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MD1616 wrote:
...it relies a lot on diplomacy.
Not when I play. I don't have many games under my belt, but there's been very little negotiation in the games I've played. Negotiation tends to happen with factions either stepping on the gas or tapping the brakes based on what's happening on the board.

itsastickup wrote:
And I'm perplexed as to why Maria doesn't seem more prominent on the web.
It is a BGG top 200 game and the 13th highly rated wargame. It's not flying under the radar.
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RTFR - [Roger's Reviews] Maria: A Comprehensive Review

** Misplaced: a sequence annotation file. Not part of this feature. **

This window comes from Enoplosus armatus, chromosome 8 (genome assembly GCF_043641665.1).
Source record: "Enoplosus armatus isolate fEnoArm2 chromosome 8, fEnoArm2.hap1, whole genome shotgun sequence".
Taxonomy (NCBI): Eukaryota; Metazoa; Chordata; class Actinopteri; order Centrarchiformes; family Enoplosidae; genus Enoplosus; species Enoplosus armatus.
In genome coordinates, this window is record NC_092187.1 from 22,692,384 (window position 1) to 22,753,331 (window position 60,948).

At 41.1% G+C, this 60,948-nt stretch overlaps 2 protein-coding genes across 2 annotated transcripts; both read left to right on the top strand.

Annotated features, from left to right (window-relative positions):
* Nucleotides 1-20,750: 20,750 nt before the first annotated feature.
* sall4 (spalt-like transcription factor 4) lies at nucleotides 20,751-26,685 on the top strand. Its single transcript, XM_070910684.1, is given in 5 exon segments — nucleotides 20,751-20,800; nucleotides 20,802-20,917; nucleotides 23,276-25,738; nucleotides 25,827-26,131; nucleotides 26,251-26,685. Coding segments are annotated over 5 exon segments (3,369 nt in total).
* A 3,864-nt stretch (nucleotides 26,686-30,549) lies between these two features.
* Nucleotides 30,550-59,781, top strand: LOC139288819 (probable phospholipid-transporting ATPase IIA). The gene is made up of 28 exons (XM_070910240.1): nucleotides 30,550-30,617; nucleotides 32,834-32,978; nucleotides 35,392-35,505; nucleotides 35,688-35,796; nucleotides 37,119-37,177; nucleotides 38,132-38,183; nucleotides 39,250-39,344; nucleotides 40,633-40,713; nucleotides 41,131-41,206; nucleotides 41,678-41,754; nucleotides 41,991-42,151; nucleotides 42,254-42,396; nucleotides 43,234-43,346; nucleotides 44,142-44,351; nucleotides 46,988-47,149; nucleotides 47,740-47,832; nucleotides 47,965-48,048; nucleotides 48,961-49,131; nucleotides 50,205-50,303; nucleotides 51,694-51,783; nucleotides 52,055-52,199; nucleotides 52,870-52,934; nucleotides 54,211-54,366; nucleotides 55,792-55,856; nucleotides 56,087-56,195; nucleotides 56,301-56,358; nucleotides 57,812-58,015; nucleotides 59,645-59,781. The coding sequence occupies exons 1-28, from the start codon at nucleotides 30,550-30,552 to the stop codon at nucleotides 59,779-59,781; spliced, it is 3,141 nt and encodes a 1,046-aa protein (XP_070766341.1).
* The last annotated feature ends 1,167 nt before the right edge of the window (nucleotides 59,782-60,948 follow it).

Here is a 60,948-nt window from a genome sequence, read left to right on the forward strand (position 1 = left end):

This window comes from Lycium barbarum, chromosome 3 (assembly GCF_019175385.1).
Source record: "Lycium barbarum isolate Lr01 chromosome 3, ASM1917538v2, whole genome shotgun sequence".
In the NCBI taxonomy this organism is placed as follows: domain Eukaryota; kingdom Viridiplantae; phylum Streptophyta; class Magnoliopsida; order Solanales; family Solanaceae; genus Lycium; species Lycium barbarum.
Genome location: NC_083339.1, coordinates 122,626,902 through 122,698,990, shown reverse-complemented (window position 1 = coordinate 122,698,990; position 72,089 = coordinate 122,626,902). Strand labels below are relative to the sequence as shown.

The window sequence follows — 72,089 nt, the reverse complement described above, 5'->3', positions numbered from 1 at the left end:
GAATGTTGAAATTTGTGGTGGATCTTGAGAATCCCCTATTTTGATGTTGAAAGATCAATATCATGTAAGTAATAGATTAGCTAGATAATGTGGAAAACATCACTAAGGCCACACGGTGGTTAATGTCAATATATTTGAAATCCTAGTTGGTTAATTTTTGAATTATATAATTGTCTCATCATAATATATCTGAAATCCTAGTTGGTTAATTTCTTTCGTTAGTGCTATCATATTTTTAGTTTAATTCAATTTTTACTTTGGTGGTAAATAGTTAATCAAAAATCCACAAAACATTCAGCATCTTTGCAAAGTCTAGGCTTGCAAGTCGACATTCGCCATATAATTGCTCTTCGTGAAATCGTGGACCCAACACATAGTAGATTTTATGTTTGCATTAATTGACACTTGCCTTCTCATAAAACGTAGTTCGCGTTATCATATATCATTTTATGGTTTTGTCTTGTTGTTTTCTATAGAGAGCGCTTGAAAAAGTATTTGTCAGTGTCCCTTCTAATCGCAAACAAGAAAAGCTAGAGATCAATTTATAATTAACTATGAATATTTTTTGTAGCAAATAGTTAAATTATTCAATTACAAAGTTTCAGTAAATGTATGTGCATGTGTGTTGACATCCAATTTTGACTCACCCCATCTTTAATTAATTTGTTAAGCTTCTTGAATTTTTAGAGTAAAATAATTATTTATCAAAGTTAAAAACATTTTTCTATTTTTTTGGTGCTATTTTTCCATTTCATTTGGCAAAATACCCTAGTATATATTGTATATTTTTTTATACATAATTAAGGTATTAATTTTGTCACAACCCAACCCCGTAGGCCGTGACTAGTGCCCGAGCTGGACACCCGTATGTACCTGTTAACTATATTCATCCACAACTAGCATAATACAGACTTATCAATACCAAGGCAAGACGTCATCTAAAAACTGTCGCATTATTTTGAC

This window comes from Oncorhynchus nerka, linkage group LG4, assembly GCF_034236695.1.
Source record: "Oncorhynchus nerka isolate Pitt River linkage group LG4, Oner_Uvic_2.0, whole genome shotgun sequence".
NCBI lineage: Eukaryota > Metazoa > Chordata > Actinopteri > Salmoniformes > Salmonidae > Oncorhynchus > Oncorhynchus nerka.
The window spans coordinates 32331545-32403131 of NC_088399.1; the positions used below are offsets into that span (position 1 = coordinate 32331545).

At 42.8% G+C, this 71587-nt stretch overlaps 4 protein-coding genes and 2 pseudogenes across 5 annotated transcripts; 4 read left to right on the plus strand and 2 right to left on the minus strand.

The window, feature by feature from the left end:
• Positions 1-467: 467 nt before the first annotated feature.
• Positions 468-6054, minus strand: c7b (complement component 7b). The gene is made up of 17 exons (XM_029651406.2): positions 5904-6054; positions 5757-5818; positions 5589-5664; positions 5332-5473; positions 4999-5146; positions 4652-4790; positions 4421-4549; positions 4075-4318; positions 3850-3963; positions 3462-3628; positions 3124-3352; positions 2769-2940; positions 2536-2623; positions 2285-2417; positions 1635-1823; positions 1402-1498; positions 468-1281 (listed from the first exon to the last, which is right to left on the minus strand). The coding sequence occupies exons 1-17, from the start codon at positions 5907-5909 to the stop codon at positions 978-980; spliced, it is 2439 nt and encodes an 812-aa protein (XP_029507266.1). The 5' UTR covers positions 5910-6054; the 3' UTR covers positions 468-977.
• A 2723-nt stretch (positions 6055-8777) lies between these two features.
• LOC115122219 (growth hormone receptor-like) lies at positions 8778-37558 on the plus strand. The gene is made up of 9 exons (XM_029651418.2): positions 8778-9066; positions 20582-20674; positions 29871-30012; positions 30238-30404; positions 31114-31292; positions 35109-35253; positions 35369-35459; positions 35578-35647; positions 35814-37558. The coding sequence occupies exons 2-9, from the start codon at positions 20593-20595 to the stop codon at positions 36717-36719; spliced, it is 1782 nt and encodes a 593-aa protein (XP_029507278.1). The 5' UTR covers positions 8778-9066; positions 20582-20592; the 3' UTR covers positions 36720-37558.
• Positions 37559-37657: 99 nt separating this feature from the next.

If there's only two of you and you're looking for something interesting with depth and streamlined mechanics, try Polis. [Roger's Reviews] Polis: History Beckons
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PJ Killian
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Quote:
As fans of the game, it's also of particular interest when you also recommend or mention other games.


Given the choice, I'd rather play Maria, but Sekigahara is the game I'd heartily recommend as an alternative to someone who was considering fitting the square Maria peg into a round 2-player-game hole.

Quote:
And I'm perplexed as to why Maria doesn't seem more prominent on the web.


Some combination of:

- Small publisher;
- The fact that it's exclusively a three-player game;
- Long-ish play time by modern standards (plenty of people exclusively want games that clock in at 2 hours or less);